Anselm Reyle was born in Tübingen, Germany in 1970. He currently lives and works in Berlin.
Reyle’s stripe paintings are instantly recognizable as responses to the formalist vocabulary of Clement Greenberg that defined the art of the 1950s and 1960s. Reyle references iconic abstractionists ranging from Kenneth Noland to Otto Freundlich. Reyle’s “objets trouvés,” a reference to his multi-media installations that include sculpture and found neon lights, are in constant dialogue about the role of modernism today.
Reyle’s critique of painting extends to his exploration of the constantly shifting criteria required for a work to be considered complete. He is one of few contemporary German painters examining the lessons of abstraction and their place in contemporary painting at a moment when figurative painting has gained critical momentum.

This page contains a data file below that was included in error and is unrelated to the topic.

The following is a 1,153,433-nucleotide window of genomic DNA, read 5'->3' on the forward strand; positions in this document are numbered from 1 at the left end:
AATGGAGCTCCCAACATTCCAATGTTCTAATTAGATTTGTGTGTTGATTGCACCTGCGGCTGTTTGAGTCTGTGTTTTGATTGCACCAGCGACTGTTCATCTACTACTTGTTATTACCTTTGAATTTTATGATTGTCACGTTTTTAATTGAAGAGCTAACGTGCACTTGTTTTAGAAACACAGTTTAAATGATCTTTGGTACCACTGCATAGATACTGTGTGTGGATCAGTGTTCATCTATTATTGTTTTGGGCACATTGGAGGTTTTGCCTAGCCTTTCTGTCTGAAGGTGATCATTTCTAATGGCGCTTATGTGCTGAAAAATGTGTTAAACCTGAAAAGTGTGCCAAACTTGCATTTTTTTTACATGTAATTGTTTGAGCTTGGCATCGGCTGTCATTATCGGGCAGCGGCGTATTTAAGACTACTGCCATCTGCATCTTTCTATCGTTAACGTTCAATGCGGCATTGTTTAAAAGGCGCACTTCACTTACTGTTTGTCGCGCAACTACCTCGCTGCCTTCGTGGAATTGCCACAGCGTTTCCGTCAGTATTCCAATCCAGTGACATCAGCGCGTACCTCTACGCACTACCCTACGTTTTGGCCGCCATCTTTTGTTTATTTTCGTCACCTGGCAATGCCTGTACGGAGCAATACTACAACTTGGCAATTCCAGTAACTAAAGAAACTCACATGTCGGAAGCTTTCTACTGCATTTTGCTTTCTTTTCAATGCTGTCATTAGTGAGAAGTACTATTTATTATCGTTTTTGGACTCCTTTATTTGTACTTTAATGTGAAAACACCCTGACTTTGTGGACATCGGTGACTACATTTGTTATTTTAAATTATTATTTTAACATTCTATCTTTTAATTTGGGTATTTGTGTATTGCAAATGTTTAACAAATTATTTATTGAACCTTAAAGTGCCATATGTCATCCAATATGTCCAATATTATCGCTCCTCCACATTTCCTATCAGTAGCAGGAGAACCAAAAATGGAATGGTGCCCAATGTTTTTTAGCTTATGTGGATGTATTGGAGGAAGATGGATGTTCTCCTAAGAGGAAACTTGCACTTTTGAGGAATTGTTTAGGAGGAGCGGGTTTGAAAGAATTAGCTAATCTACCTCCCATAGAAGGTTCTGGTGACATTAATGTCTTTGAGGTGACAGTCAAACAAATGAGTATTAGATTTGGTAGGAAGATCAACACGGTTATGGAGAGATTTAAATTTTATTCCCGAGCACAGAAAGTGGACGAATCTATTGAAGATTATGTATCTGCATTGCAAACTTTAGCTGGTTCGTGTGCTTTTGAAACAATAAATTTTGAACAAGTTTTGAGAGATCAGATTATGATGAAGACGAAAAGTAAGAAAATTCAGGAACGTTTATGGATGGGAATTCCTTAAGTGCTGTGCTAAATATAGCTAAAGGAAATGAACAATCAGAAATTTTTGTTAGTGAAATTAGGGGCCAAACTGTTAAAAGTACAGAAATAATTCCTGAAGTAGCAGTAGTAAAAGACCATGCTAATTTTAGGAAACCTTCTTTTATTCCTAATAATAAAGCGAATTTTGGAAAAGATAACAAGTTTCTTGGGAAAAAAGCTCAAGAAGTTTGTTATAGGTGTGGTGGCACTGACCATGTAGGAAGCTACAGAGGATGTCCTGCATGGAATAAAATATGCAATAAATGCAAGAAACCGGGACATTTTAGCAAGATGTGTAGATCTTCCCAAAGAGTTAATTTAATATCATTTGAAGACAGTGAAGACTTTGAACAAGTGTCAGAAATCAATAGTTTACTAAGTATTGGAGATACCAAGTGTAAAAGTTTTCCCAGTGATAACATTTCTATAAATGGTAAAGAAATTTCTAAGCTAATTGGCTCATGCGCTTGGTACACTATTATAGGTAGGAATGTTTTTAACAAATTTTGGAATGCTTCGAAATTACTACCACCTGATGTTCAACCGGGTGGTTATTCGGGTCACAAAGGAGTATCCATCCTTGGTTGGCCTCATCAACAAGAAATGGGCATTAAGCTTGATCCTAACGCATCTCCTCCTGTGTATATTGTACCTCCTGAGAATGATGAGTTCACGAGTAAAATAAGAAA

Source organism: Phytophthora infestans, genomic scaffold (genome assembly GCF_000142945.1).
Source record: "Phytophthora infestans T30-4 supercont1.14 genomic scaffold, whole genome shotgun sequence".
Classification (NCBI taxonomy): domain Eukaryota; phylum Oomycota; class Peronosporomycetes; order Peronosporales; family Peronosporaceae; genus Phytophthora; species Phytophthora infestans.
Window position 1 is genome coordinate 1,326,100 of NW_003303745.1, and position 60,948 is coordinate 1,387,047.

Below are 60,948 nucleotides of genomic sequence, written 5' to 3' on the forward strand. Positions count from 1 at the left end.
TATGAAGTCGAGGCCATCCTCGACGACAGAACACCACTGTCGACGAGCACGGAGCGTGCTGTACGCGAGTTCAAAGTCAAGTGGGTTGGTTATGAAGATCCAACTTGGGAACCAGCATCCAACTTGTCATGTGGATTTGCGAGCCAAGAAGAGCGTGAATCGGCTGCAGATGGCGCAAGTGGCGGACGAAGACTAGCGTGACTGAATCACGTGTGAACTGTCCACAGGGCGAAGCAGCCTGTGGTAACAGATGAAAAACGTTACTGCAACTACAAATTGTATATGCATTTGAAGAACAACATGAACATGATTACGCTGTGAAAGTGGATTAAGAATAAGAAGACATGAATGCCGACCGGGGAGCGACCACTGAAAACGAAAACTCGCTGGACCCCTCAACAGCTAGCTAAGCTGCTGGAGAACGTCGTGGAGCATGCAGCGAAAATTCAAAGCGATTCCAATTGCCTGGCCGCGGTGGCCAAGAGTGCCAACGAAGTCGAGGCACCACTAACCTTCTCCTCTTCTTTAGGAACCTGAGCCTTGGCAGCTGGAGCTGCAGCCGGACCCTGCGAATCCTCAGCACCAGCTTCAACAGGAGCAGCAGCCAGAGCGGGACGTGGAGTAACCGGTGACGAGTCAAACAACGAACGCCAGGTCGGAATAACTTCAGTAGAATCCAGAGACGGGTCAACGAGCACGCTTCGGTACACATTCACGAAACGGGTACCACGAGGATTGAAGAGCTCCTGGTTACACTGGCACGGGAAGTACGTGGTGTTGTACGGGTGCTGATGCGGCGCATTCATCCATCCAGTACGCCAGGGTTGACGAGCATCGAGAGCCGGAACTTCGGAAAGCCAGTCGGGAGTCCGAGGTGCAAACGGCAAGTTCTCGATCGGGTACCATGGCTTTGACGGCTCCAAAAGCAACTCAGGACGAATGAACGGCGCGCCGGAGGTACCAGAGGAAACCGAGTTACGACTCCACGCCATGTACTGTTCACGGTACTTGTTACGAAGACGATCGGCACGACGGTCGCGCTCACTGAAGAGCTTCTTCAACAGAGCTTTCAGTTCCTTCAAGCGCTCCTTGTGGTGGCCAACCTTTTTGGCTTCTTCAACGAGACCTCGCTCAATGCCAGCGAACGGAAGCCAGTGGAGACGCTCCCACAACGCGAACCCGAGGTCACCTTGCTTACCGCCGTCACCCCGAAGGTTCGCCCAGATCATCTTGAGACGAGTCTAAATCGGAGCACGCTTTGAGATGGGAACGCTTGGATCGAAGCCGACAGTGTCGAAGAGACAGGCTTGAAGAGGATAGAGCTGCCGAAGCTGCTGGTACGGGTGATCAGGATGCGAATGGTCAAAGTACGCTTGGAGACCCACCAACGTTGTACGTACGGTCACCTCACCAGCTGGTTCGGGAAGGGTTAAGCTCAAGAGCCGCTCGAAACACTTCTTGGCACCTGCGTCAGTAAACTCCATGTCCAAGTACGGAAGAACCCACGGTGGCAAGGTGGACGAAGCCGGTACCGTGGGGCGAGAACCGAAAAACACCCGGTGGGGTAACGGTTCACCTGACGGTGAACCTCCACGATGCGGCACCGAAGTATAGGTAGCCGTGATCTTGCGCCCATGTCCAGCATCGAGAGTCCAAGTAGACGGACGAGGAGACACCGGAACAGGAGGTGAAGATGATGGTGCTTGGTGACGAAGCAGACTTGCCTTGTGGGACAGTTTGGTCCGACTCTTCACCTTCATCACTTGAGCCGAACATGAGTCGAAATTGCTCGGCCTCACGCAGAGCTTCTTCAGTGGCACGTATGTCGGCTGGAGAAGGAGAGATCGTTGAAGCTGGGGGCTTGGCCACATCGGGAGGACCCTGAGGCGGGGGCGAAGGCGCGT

The artist’s past solo exhibitions include shows at the Modern Institute in Glasgow (2007) and Galerie Almine Rech, Paris; one of new sculptures and paintings at Kunsthalle Zurich (2006); Galerie Giti Nourbakhsch, Berlin and Gavin Brown’s Enterprise, New York. He has also participated in numerous international group exhibitions including ones at Tate Modern, London and the Palazzo Grassi, Venice, Italy.